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Muni Missing 80 Percent More Runs as De Facto Service Cuts Set In

3258774281_8ea02b3163.jpgDe facto service reductions through cuts to overtime and maintenance mean more buses never make it out of the yard. Flickr photo: the jof

An analysis by Streetsblog of daily Muni performance data for the four most recent weeks available on the MTA's website shows Muni has been missing 80 percent more runs compared to June, mostly due to a freeze on overtime.

That's adding up to de facto service cuts, and it may explain why riders are experiencing more missed runs.

Most of the increase in missed runs is due to unfilled operator absences, which are normally covered by other operators who work overtime to fill in and make sure the runs happen as scheduled. The MTA cut $5 million in overtime from its budget back in November, and riders are now seeing the consequences of those unfilled runs.

MTA spokesperson Judson True confirmed the increase in missed runs was likely due to the cut in overtime.

"It's an old strategy for Muni," said Livable City Executive Director Tom Radulovich. "You avoid the political pain of actually approving service cuts and fare increases by doing these de facto service cuts."

"You eliminate drivers positions, or in this case eliminate any overtime, so you can't backfill for absences."

The move to cut overtime by $5 million annually was presented in November as part of a package to start reducing a $45 million mid-year budget deficit without impacting service. By the MTA's calculation, the looming 10 percent system-wide "official" service cuts would save about $28.5 million annually, part of a second round of budget-balancing measures that are a tougher sell politically.

But the $5 million overtime cut - proportionately, about 17.5 percent the size of the savings projected from the service cuts - has also yielded a de facto reduction in service about 16.5 percent the size of the proposed service cuts. It's almost the same in savings and in lost service as a regular service cut, except the lost service is entirely random and untargeted.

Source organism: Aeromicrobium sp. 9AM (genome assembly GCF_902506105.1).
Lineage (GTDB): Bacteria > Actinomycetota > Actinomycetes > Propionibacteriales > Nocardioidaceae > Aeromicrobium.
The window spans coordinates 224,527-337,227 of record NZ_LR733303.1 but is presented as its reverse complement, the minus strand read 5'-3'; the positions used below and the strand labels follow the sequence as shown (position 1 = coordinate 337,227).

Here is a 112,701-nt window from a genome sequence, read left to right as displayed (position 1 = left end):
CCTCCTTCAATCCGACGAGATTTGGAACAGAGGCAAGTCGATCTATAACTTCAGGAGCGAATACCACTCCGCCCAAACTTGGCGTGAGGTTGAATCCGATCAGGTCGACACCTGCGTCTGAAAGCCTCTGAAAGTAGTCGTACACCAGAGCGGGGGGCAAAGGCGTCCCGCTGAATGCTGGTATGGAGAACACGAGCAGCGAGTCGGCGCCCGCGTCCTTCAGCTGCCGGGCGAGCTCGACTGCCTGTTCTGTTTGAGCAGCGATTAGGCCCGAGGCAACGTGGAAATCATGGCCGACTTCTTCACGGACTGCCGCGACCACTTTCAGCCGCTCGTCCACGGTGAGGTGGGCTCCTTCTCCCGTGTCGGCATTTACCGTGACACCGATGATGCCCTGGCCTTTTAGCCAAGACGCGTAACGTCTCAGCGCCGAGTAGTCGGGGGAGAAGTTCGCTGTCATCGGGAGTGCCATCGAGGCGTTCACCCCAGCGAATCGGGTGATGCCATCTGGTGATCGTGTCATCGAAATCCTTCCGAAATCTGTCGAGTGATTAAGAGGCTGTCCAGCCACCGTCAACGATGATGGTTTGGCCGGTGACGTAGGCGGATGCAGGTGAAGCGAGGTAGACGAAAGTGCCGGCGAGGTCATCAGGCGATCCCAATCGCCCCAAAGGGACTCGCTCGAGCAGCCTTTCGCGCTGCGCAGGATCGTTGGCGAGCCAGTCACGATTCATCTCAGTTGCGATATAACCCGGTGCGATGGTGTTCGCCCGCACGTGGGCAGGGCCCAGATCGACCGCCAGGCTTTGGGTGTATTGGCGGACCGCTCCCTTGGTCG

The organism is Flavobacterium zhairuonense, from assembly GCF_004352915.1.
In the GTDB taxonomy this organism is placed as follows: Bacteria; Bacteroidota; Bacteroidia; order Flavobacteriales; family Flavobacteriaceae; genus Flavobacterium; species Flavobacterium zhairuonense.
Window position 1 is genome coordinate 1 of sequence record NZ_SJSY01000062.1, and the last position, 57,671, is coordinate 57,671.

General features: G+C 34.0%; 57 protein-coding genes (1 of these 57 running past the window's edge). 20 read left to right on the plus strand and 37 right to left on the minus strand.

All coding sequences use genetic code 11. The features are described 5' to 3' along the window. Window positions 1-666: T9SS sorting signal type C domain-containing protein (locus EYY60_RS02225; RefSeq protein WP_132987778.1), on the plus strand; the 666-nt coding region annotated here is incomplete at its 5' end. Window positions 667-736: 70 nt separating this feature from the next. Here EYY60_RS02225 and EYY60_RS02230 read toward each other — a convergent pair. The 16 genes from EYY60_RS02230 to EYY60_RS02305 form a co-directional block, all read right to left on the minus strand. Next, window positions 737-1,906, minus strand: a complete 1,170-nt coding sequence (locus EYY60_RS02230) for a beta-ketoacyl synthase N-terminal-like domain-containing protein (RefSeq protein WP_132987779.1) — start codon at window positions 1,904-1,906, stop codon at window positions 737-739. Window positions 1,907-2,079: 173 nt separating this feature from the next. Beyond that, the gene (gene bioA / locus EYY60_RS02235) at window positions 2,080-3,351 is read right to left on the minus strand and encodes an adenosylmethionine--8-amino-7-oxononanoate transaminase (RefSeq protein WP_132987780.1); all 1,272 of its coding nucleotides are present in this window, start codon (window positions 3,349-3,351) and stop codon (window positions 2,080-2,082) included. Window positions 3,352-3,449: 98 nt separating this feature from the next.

"There was a time where Muni was trying to dig out from this," said Radulovich. "They had established an extra board, so if a driver didn't show up, there were people who could take those shifts."

MTA staff is aware of the impact that paying less overtime and hiring fewer drivers is having, said Radulovich.

"They were very proud of their achievement in terms of beginning to close this, and missing fewer runs, and I think they're very chagrined to see this going in the opposite direction."

The June baseline period was a relatively placid time at Muni,
before the MTA implemented the current round of
budget cuts.

In real numbers, the average number of missed runs in the four weeks between January 18 and February 12, including weekdays only, jumped to 45.3 per day. In the first four weeks of June (again, weekdays only,) it was 25.2 per day. A bump in vehicles unavailable due to mechanical problems also contributed to the increase, but operator availability was by far the driving factor.

One particularly bad day, February 8, saw 109 missed runs. On that day, Muni delivered just 89 percent of scheduled service, meaning more than one in ten buses simply never showed up. No day in the June period dipped below 96.5 percent.

By contrast, none of the June dates had more than 40 missed runs. There were nine days in that period with 20 or fewer missed runs - the more recent four-week period had just one.

What it all adds up to is more than just a perception that Muni service is getting worse. Possible solutions - none of them easy in a time of massive budget shortfalls - include reinstating the lost overtime reserve, hiring more drivers, and reducing operator absenteeism through work rule reform and better working conditions.

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